How to Quickly Establish New Credit
By Michael Zuren PhD. | Submitted On June 23, 2015
|About Michael Zuren PhD.
Michael Zuren is a branch manager at Schmidt Mortgage. He holds a PhD. in Leadership from the School of Business and Technology from Capella University and an MBA in Finance from Lake Erie College. He is a licensed loan officer and has 24 years' experience in mortgage banking. He has recently published a book called: Real Estate Success: Creating the ultimate sales agent, which is available at Barnes & Noble and Amazon. He has also written a children's book which should be available in September.
When applying for a mortgage, lenders will review the borrower's employment, income, down payment, and credit history. Even if the borrower's credit scores are acceptable, many lenders will look at the length and amount of credit established. If the borrower does not have an established payment history, the loan may be denied due to lack of or insufficient credit. The following sources could be used to establish your credit history and generate acceptable scores to obtain a mortgage.
• Secure Credit Cards - This type of card is offered by large banks (available online), local banks, and credit unions. A secure card usually requires a $300 to $500 deposit to open an account. The servicers of the secure card will report the payment activity to the credit bureaus just like a standard credit card. This is a great way to obtain new credit. The last thing you want to do is apply at numerous lending institutions and pile up inquiries (which will lower your scores). You may need a co-signer if your credit scores are below 500. After six months of on-time payments with a secure card, ask the lender to upgrade your secure card to a standard card. When the card is upgraded to a standard card, ask for the credit limit to be increased. This will give you more room to keep your balance under thirty percent of the available limit, thereby maximizing your potential scores.
• Department Store Cards - These are a good place to establish credit, because they're usually easier to qualify for. Pay your balance in full and on-time each month and then try applying for a regular bank credit card in six to twelve months.
• Authorized User Loans and Cards - If you are unable to open a secure card, look into becoming an authorized user with a relative. They may qualify for the loan or credit card and add your name as an authorized user. You can use the card, make the payments, and have the payments reported to your credit report. Just remember, the payment activity will also be reported on your relative's credit report.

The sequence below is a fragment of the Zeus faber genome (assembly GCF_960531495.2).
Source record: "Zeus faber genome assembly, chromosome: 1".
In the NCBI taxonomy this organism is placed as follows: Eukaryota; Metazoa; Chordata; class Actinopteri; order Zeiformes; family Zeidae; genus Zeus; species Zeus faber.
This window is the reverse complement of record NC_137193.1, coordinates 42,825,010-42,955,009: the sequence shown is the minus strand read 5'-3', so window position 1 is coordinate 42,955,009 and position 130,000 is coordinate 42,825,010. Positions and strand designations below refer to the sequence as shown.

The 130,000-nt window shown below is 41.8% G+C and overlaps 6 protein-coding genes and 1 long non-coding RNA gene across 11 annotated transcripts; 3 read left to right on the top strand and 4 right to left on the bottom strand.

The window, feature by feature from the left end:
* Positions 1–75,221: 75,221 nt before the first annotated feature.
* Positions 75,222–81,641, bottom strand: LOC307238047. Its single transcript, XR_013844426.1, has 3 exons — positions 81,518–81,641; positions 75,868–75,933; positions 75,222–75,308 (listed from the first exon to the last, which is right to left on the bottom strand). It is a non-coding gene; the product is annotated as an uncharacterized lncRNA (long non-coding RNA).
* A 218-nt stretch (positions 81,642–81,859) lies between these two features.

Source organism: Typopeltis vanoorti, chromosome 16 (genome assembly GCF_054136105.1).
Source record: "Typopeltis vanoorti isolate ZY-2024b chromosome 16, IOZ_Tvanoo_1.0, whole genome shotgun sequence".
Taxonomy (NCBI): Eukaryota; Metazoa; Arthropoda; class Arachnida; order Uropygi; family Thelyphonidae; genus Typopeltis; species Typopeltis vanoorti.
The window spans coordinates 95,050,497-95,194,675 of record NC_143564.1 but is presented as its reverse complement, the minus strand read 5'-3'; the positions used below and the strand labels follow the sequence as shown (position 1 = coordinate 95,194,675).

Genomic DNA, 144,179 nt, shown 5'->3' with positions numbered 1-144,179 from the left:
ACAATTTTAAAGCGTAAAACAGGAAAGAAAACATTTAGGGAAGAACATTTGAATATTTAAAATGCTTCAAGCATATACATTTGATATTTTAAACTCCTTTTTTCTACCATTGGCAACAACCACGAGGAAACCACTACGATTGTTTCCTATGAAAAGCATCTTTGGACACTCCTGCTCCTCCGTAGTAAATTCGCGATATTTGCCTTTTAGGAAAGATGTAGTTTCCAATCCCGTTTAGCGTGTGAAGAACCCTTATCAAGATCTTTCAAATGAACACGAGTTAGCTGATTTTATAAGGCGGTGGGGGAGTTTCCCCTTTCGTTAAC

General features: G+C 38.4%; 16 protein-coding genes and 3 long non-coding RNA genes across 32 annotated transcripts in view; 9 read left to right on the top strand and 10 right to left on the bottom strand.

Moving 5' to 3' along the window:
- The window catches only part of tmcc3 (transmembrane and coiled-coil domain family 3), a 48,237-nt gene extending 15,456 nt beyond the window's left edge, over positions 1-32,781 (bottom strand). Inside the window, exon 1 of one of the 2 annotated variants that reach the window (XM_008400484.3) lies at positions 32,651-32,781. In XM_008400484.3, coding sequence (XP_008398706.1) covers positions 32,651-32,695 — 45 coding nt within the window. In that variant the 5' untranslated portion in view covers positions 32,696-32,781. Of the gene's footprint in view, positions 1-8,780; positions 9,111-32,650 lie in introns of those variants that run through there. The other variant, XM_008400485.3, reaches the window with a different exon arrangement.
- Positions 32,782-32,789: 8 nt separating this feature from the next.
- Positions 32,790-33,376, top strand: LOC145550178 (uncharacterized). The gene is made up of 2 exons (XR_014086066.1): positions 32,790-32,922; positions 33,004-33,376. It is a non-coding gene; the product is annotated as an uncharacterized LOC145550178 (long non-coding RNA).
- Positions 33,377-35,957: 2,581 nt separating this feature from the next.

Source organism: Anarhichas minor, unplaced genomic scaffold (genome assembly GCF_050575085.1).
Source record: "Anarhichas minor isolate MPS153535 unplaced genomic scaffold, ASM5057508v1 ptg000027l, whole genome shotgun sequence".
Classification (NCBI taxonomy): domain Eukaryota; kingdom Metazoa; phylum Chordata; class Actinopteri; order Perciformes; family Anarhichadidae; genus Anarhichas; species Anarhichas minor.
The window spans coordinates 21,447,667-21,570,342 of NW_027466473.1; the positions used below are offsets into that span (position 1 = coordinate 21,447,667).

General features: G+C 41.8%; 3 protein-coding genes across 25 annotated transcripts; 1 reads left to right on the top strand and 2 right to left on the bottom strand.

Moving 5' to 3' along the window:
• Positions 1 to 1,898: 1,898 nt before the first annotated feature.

Once you have established credit, it is important that the balances on revolving cards are kept below 30% of the cards available limit. This will help maximize the credit scores. Make sure that all the payments are paid on-time. It is important to limit your inquiries for new loans or cards. When shopping for a new credit card, installment, or auto loan, research the requirements first. If you do not qualify for the loan, go to another lending institution. The last thing you want to do is lose points from credit pulls (inquiries). A large portion of your scores are calculated from your use of revolving credit, so while you are establishing new credit it is important that you do not close any existing cards. If you do so, you will be reducing your long-term available credit and likely lowering your credit scores. Usually, the credit bureaus will not differentiate between a credit card closed by the consumer or the creditor.
An available option to follow your scores would be to pay for a monitoring service to track your credit score progress. Your scores are not affected when you pull your credit report; they are only affected by lenders who pull your credit that may offer or extend credit to you. It may take 12 months to establish an acceptable credit history to obtain a mortgage.